Rules of Thumb for Writing Blog Posts

Below are some brief learning points from the “Becoming  Blog Master” Session, held as part of the iMedEd Track at #CORDAA17.

Just like a 5 star restaurant perfectly mixes flavor, preparation, plating, and ambiance, an excellent blog post has a mix of high quality content presented in a way that is clear, emphasizes key content, and intermixes images and other visual media to elevate the impact of the post.

Here are some rules of thumb when it comes to writing high quality posts:

1.) Content Really is King

The post should be focused, well-referenced, and deliver an up-to-date and unbiased account of the content covered.  You can maximize the impact of your post by highlighting the key content within the first paragraph of the post, filling in the details after that, and finishing off with some background information.  This structure is known as an inverted pyramid and is used heavily in journalism. (1)

2.) Proper Grammar and Spelling are Crucial

The fastest way to turn off a reader (or to make them lose faith in the veracity of the content) is to have spelling and/or grammar errors.

3.) Think about How you Present the Content 

Take a look at the two images in this post.  The content is exactly the same between the two; but in one of them, the author demonstrates thought and consideration in how the content is presented.  Use larger type sizes and bolding to highlight key points (an example of chunking and segmentation which can decrease the cognitive load on the reader). (2)



4.) Understand How Users Interact with Your Site 

The Nielsen Norman Group has done extensive studies on the way that users interact with websites.  Using eye tracking data, they have found that users tend to have a “F-type” reading pattern, where the primary focus is on the first paragraph, a little less focus on the second paragraph, and then focus is directed on the left hand side of the screen (3).  They have also found that users tend to not look in areas of the screen that would typically have an advertisement (4).  What does this mean for you when you are laying out your content? As mentioned above, keep the key points to the early paragraphs.  Put images more on the right hand side of the screen (won’t break up the reading lines).  And, don’t put key content in areas that would typically have an advertisement (i.e. an ad banner).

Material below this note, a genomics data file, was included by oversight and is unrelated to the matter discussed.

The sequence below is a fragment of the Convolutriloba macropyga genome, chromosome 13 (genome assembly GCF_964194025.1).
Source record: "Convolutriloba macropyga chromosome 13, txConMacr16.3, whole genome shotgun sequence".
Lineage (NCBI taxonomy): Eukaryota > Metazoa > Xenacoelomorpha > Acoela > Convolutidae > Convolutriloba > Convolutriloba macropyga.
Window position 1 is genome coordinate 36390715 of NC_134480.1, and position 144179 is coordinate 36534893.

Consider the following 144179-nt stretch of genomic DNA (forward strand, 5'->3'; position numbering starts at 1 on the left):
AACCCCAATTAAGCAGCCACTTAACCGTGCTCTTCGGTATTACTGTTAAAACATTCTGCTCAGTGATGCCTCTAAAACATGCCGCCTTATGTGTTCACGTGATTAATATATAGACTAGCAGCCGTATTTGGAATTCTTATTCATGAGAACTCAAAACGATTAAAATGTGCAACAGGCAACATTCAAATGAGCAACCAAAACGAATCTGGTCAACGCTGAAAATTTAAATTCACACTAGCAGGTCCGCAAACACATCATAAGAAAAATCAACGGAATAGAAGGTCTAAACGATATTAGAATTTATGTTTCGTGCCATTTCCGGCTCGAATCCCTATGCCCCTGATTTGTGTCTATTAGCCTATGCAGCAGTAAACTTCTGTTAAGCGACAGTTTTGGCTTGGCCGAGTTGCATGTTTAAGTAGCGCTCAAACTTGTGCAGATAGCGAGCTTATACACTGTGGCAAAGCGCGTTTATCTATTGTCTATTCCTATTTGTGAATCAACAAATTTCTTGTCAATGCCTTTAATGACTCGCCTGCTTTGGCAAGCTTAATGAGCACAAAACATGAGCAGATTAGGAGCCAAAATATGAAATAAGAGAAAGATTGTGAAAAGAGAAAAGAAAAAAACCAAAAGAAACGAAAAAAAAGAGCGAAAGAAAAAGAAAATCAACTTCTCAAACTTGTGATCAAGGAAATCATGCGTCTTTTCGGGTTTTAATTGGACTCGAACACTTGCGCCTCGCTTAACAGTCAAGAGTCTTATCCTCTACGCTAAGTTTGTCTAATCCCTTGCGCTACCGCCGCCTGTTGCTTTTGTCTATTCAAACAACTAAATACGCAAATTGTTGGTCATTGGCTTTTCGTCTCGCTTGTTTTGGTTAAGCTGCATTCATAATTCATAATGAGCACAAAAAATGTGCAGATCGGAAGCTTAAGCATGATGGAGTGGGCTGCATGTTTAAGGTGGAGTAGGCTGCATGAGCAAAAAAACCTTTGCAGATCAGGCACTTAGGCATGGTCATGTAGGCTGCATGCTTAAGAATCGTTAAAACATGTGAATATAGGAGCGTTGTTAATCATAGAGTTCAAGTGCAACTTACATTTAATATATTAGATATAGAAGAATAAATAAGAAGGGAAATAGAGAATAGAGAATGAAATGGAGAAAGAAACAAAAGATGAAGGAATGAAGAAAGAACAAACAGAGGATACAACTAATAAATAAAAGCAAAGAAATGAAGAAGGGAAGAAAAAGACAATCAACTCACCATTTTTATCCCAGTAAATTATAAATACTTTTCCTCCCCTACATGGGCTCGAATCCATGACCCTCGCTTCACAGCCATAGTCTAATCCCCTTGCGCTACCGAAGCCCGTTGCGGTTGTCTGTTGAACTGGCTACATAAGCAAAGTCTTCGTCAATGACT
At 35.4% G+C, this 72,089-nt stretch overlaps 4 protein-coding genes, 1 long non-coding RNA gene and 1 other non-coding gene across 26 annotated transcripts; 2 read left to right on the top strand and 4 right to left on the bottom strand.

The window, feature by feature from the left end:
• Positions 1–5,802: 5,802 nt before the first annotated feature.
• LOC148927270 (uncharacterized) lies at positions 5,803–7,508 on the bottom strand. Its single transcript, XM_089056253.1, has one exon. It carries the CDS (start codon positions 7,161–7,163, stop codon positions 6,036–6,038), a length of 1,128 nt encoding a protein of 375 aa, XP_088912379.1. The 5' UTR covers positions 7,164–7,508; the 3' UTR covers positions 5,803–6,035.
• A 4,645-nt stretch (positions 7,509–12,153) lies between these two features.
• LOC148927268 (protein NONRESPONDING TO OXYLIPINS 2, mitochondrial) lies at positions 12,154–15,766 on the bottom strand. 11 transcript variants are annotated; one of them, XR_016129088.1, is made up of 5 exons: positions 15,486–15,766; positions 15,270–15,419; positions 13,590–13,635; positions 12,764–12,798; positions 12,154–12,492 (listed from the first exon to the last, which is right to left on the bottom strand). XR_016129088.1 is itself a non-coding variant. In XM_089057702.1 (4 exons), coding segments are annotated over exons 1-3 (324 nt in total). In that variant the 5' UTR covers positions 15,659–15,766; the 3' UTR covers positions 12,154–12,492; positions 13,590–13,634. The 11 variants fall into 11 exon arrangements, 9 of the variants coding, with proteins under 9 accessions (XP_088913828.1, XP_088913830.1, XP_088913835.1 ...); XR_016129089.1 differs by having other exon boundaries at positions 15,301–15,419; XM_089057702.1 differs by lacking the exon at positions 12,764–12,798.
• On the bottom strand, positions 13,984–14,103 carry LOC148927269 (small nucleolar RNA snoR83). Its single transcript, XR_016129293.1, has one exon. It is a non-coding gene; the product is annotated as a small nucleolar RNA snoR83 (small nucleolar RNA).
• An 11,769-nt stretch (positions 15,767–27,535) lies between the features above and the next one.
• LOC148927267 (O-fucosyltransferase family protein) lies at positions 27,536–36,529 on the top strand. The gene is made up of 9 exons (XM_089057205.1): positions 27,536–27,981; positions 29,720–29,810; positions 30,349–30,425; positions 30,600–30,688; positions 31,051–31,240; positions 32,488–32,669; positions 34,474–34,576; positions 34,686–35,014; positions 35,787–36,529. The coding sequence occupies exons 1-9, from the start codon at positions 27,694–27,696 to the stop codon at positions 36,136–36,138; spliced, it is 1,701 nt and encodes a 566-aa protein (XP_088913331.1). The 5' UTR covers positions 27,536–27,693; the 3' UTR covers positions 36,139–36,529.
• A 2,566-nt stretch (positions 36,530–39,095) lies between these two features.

5.) Find and Use High Quality Images (and don’t forget copyright rules!)

Here are a number of sites you can use to find copyright free images (or images specifically labeled as safe for reuse).

Be sure to use high resolution images (.jpg or .png files will load quickly on most all computers) and feel free to adapt the images or icons to suit your purposes.  If you are using a table or image from a journal article consider recreating the table to emphasize only the key points (and also avoid any sticky situations with copyrights).

When it comes to creating a blog or blog post, figuring out where to start can be the hardest part.  For those unfamiliar, the technology can be intimidating, opaque, and seem to be too great of a barrier to overcome.  The online software that runs most blogs is no more complicated than using a simple word processing program.  As you are trying your hand at using online blogging software (say through a free account), pay close attention to how a combination of thoughtful design and quality content better engages the learner,  elevating the impact of your post.


  1. Inverted pyramid. (2017, February 2). In Wikipedia, The Free Encyclopedia. Retrieved 06:01, February 28, 2017, from
  2. de Jong, T. Cognitive Load Theory, educational research, and instructional design: some food for thought. Instructional Science (2010) 38: 105. doi:10.1007/s11251-009-9110-0
  3. Nielsen, L. F-Shaped Pattern for Reading Web Content. Published April 17, 2006. Accessed 5/3/2017.
  4. Nielsen, J. Banner Blindness: Old and New Findings. Published Aug 20, 2007. Accessed 2/27/2017.

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